However, like “any other man,” Ryan is quite concerned that his soulmate might be somewhere watching him do his “nasty” things. “Dancing with the Women at the Bar” is just a stamp of validation of Ryan’s hedonistic youth life. The song was covered by Gutter Swan and Kyle Richards and The TM Collective.

#5- Houses on the Hill

Whiskeytown’s 1997 extended play Theme for a Trucker was quite a momentous limited-edition release. Proof of this claim is the fifth pick on our top 10 Whiskeytown songs list “Houses on the Hill.” Thanks to the impressive quality of this song that it found its way to the band’s sophomore studio album Strangers Almanac.

“Houses on the Hill” is a continuation of Ryan Adams’ evocative storytelling. Notably, Ryan composed this track with his fellow bandmates Caitlin Cary. His vocal delivery in this song also channels quite some emotional depth which perfectly blends in with the song’s lyrics.

#4- Easy Hearts

“Easy Hearts” is yet another song by Whiskeytown whose glory lives on date. The song is featured on the band’s third and last full-length studio album Pneumonia. “Easy Hearts” is among the songs that perfectly capture the band’s ability to craft earnest and emotive alternative country songs. The heartfelt lyrical content of this track adds a touch of melancholy to its overall delivery.

“Easy Hearts” was composed by Ryan Adams in conjunction with Caitlin Cary. The duo also delivers superb vocal harmonies in this impressive pick giving the song a rich alt-country texture. “Easy Hearts” disappoints not when it comes to the instrumentation—the twangy guitars add quite some appeal to this track making it a worthwhile song on our list.

#3- Excuse Me While I Break My Own Heart

Ranking third on our top 10 Whiskeytown songs list is the terrific hit “Excuse Me When I Break My Own Heart.” The song is one of the brightest picks from the band’s sophomore studio album Strangers Almanac. “Excuse Me When I Break My Own Heart” is delivered in a cranking tempo that complements the emotions ranted by the singers. The song was penned by vocalist Ryan with the lyrics showcasing a deep plunge into his emotions.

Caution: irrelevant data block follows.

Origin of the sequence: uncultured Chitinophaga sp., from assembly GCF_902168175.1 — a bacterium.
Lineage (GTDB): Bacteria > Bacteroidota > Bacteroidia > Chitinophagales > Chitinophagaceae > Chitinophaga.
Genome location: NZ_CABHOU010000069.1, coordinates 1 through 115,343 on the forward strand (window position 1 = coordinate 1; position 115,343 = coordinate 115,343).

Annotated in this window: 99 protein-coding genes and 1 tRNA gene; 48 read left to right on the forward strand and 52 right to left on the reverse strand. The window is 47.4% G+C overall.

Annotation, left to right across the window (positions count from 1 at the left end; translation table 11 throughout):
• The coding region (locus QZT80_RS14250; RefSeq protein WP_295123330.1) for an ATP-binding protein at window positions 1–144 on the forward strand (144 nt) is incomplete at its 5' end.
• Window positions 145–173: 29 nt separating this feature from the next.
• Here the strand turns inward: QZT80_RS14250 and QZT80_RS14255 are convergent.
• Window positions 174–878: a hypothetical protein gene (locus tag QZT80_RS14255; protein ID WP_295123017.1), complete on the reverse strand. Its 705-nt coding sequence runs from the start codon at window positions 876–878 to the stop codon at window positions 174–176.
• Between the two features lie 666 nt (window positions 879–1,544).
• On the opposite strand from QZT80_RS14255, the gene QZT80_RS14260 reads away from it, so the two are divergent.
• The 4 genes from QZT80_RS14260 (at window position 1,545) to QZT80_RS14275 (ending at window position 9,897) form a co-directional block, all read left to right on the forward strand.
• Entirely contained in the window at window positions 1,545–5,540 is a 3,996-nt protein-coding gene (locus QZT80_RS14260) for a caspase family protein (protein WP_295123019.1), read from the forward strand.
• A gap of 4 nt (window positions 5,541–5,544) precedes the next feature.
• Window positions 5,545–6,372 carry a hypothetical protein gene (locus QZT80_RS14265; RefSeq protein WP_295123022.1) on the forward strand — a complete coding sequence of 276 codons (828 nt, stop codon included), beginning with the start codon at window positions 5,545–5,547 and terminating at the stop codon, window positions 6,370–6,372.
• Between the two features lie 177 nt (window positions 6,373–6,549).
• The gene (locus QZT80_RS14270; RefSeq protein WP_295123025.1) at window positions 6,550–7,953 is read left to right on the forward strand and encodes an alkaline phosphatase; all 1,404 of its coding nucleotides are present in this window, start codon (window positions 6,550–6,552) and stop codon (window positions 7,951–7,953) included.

Ryan sings about how drinking day and night is his hope to make the situation better, albeit unsuccessfully. “Excuse Me When I Break My Own Heart” features some vocal contributions from the punk rock/alt-country/roots root singer-songwriter Alejandro Escovedo. Alejandro has also worked with other artists including Ry Cooder, Bobby Bare, True Believers, and Mike Flanigin among others.

#2- Jacksonville Skyline

Listening to songs like “Jacksonville Skyline” proves that the future still had something to offer for the band Whiskeytown. However, it’s Ryan Adams who managed to reap the glory Whiskeytown had cultivated for some while through his solo career. “Jacksonville Skyline” is the most sought-after song from the band’s third and final studio album Pneumonia.

The song finds Ryan recalling a small-town tale that evokes memories from his childhood. “Jacksonville Skyline” is among the songs by Whiskeytown that continued to resonate with Ryan Adams. We witnessed the singer perform the solo version of this track on his 2011 acoustic tour.

#1- 16 Days

Number one on our top 10 Whiskeytown songs list is the alluring hit “16 Days.” The song is the band’s signature track and the most sought-after song from the studio album Strangers Almanac. “16 Days” finds Ryan regretting his actions and wishing he stayed with his lover instead of being away from her—the guilt seems to be taking a toll on him.

The song is yet another pick that allows us to experience the impressive vocal harmonies of Ryan Adams and Caitlin Cary. Ryan admitted that he might have sabotaged the song’s prospects to become a greater hit. The song was getting some airplay until the day Ryan dared an influential programmer to take “16 Days” off air—his lame wish was granted leaving the song to vanish from the airplay immediately. “16 Days” has been covered by The Clarks and Wade Bowen.

Top 10 Whiskeytown Songs article published on Classic RockHistory.com© 2023